Archive for the ‘Austin’ Category

Cop watch.

Thursday, April 28th, 2016

Two quick notes:

Remember the Tulsa Sheriff’s Office reserve deputy who thought his gun was a taser and ended up killing a guy last April?

Guilty of second-degree manslaughter.

Followup to the latest Art Watch: I usually don’t link to Statesman editorials, but I’m making an exception in this case. This one contains Chief Acevedo’s response to the reprimand, and the “he did not find any violation of APD or city policy” memo from the city manager.

In other news, it seems at least some members of the city council are not pleased…with the city manager.

Council Member Don Zimmerman said it was that lack of transparency that has led to his growing desire for Ott to be fired.
“When the city manager notified us, he didn’t even bother to attach the same documents that were sent to the media,” Zimmerman said. “I call that secrecy.”

Art (Acevedo), damn it! watch. (#Y of a series)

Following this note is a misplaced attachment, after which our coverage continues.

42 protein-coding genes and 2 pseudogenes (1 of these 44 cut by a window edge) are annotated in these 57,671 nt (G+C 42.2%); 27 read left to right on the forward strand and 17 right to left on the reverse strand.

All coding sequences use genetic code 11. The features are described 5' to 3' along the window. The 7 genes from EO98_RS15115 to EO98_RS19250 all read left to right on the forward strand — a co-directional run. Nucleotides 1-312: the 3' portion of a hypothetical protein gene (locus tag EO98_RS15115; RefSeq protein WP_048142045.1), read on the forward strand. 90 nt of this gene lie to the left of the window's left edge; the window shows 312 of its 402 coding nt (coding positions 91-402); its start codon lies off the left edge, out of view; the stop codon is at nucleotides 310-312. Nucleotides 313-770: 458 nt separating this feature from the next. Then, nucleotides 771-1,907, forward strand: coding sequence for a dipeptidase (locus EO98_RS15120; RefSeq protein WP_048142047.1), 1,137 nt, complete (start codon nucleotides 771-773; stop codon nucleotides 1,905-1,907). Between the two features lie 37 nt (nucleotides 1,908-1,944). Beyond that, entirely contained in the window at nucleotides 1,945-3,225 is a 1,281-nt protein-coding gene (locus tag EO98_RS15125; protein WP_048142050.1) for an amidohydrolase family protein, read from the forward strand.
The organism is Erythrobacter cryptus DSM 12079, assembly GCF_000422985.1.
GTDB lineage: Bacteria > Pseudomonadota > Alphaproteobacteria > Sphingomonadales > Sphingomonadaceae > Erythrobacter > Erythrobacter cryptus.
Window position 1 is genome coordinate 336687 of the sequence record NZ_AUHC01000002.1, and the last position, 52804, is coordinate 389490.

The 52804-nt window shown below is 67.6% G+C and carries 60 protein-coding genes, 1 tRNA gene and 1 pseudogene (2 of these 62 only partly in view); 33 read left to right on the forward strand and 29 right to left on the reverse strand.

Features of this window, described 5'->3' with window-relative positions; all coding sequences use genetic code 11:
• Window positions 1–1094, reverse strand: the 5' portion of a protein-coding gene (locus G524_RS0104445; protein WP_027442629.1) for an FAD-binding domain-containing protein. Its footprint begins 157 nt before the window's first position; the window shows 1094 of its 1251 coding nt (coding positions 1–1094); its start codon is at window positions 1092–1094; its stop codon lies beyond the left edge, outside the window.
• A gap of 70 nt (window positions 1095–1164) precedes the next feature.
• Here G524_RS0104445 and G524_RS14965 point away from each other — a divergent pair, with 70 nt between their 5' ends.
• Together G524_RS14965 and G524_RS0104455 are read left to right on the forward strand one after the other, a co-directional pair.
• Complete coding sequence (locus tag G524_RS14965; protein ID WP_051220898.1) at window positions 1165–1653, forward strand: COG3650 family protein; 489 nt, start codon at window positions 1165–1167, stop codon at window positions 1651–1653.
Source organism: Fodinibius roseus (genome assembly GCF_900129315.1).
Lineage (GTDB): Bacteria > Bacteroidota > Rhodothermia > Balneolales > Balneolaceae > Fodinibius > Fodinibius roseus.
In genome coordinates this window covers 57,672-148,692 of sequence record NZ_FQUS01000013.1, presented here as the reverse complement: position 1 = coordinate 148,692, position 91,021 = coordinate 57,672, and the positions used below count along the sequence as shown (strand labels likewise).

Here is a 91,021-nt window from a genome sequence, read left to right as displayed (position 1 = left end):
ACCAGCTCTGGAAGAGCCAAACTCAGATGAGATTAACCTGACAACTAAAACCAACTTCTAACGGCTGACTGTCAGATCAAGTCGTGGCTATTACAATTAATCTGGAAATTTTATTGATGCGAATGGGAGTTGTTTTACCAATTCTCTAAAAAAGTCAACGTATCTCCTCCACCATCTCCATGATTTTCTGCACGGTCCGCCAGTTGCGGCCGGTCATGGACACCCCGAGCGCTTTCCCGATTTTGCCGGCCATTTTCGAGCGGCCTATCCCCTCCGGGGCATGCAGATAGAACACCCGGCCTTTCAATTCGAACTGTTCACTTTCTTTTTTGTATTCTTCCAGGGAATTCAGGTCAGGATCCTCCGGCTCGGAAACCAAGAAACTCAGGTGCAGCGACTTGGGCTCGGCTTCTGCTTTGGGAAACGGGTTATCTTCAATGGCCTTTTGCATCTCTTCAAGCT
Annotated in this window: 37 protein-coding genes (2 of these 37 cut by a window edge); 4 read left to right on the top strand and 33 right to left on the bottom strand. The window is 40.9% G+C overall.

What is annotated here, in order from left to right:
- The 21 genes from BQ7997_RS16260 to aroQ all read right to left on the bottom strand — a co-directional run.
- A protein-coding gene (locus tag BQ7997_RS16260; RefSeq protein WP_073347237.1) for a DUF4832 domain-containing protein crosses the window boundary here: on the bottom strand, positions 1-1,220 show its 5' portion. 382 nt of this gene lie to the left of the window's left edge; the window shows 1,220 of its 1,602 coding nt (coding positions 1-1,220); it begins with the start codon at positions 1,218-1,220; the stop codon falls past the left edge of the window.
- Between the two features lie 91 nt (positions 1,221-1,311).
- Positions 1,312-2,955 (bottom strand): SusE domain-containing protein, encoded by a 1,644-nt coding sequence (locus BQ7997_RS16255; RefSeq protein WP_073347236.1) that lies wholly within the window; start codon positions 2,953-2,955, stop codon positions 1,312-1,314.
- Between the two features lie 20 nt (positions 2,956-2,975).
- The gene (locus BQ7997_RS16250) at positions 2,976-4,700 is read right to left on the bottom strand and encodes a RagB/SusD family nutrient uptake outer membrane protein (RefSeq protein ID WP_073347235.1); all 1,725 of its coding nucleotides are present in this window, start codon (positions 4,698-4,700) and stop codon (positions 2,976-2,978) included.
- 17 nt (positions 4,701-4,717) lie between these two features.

Tuesday, April 26th, 2016

Remember my asking a while back, “Will we get to “Z” in the series?”

That question has suddenly become a lot more pertinent.

The Austin city manager has:

  • accused the chief of insubordination
  • fined him five days of pay
  • reprimanded him
  • and warned him that “he could be fired for future misconduct” (No!
    Really?)

What happened? You know that naked unarmed 17-year-old that got shot back in February? The city manager’s complaint basically amounts to: “I told you to shut up and stop talking to people about this, and you didn’t.” I apologize for the length of this quote, but I feel it is necessary to show the timeline of events that caused the city manager to lose his you-know-what:

Acevedo responded with a news conference Feb. 11 with representatives from several community groups, including Black Lives Matter — a decision that angered many officers and their union who thought the gathering showed Acevedo had already decided that Freeman erred.
Documents show that, several weeks later, Acevedo visited the department’s police training academy, where he again discussed the shooting.
That meeting prompted a formal complaint to Ott by the union, and Ott hired an outside investigator, Larry Watts, to look into whether Acevedo’s comments were inappropriate or showed a bias against Freeman.
Watts found Acevedo hadn’t violated any policies, but wrote that “while I do not find a policy violation, I do believe that the department and city of Austin would have been better served if he had refrained from discussing the Freeman case at that time.”